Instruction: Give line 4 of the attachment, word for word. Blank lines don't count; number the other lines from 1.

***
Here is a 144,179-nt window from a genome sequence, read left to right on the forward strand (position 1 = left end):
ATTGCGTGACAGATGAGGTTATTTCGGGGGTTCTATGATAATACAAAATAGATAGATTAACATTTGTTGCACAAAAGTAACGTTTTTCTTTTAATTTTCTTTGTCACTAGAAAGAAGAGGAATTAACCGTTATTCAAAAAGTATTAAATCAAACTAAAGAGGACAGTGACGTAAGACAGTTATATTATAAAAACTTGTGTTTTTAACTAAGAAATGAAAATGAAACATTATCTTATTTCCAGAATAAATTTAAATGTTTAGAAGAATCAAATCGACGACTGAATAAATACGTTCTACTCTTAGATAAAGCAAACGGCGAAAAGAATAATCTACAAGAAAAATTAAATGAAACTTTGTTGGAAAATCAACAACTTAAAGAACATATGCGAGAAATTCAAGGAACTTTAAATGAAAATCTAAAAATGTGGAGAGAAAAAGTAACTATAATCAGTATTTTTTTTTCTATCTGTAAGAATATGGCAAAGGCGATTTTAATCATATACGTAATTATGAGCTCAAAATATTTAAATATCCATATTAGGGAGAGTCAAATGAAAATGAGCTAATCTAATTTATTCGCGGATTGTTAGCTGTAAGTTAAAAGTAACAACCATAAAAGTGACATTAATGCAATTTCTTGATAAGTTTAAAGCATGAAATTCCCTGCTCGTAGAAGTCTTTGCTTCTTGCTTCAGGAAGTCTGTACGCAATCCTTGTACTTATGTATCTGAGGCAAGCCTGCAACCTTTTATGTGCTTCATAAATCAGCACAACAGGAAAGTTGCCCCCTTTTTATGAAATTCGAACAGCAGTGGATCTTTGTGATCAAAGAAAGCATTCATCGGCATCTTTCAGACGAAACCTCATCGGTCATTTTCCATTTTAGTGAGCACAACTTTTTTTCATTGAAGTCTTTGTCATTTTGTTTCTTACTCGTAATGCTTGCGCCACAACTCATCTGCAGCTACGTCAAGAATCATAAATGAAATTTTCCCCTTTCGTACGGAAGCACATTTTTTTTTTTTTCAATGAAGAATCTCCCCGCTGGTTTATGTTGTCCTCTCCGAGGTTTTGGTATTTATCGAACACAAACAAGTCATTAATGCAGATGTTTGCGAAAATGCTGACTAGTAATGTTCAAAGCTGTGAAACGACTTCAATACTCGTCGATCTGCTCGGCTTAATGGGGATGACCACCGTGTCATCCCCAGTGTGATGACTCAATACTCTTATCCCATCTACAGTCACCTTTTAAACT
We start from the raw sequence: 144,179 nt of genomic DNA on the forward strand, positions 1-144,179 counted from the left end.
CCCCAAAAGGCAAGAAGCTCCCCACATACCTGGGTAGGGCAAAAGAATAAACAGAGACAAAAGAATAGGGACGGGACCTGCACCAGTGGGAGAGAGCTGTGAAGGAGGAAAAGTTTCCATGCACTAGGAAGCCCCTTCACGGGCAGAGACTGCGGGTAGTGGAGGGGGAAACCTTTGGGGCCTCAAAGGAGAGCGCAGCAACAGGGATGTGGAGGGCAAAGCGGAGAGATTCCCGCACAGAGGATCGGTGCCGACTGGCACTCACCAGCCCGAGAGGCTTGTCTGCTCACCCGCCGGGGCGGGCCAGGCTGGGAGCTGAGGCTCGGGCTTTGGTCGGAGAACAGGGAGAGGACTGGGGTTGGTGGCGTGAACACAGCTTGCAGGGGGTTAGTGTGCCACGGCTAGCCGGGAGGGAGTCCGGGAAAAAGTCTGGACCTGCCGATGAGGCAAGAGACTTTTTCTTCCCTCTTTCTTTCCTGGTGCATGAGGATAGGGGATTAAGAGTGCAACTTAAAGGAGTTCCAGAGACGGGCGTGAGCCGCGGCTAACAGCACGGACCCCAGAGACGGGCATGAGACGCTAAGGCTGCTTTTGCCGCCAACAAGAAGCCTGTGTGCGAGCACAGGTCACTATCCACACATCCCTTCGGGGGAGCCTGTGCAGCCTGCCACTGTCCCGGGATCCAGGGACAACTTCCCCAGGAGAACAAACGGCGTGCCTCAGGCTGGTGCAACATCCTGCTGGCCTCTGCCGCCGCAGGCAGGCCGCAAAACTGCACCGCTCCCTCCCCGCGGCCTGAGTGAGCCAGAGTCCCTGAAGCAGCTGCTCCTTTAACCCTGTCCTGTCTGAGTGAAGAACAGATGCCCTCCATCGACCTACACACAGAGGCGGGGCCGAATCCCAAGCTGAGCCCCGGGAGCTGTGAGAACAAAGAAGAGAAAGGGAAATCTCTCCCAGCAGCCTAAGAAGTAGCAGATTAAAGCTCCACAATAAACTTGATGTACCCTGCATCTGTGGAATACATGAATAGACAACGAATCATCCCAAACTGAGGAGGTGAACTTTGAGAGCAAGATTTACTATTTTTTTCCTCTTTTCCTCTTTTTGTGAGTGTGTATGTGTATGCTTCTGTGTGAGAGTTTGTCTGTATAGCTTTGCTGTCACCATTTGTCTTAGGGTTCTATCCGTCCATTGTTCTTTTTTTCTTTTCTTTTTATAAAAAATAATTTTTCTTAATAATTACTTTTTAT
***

CCCCAAAAGGCAAGAAGCTCCCCACATACCTGGGTAGGGCAAAAGAATAAACAGAGACAAAAGAATAGGGACGGGACCTGCACCAGTGGGAGAGAGCTGTGAAGGAGGAAAAGTTTCCATGCACTAGGAAGCCCCTTCACGGGCAGAGACTGCGGGTAGTGGAGGGGGAAACCTTTGGGGCCTCAAAGGAGAGCGCAGCAACAGGGATGTGGAGGGCAAAGCGGAGAGATTCCCGCACAGAGGATCGGTGCCGACTGGCACTCACCAGCCCGAGAGGCTTGTCTGCTCACCCGCCGGGGCGGGCCAGGCTGGGAGCTGAGGCTCGGGCTTTGGTCGGAGAACAGGGAGAGGACTGGGGTTGGTGGCGTGAACACAGCTTGCAGGGGGTTAGTGTGCCACGGCTAGCCGGGAGGGAGTCCGGGAAAAAGTCTGGACCTGCCGATGAGGCAAGAGACTTTTTCTTCCCTCTTTCTTTCCTGGTGCATGAGGATAGGGGATTAAGAGTGCAACTTAAAGGAGTTCCAGAGACGGGCGTGAGCCGCGGCTAACAGCACGGACCCCAGAGACGGGCATGAGACGCTAAGGCTGCTTTTGCCGCCAACAAGAAGCCTGTGTGCGAGCACAGGTCACTATCCACACATCCCTTCGGGGGAGCCTGTGCAGCCTGCCACTGTCCCGGGATCCAGGGACAACTTCCCCAGGAGAACAAACGGCGTGCCTCAGGCTGGTGCAACATCCTGCTGGCCTCTGCCGCCGCAGGCAGGCCGCAAAACTGCACCGCTCCCTCCCCGCGGCCTGAGTGAGCCAGAGTCCCTGAAGCAGCTGCTCCTTTAACCCTGTCCTGTCTGAGTGAAGAACAGATGCCCTCCATCGACCTACACACAGAGGCGGGGCCGAATCCCAAGCTGAGCCCCGGGAGCTGTGAGAACAAAGAAGAGAAAGGGAAATCTCTCCCAGCAGCCTAAGAAGTAGCAGATTAAAGCTCCACAATAAACTTGATGTACCCTGCATCTGTGGAATACATGAATAGACAACGAATCATCCCAAACTGAGGAGGTGAACTTTGAGAGCAAGATTTACTATTTTTTTCCTCTTTTCCTCTTTTTGTGAGTGTGTATGTGTATGCTTCTGTGTGAGAGTTTGTCTGTATAGCTTTGCTGTCACCATTTGTCTTAGGGTTCTATCCGTCCATTGTTCTTTTTTTCTTTTCTTTTTATAAAAAATAATTTTTCTTAATAATTACTTTTTAT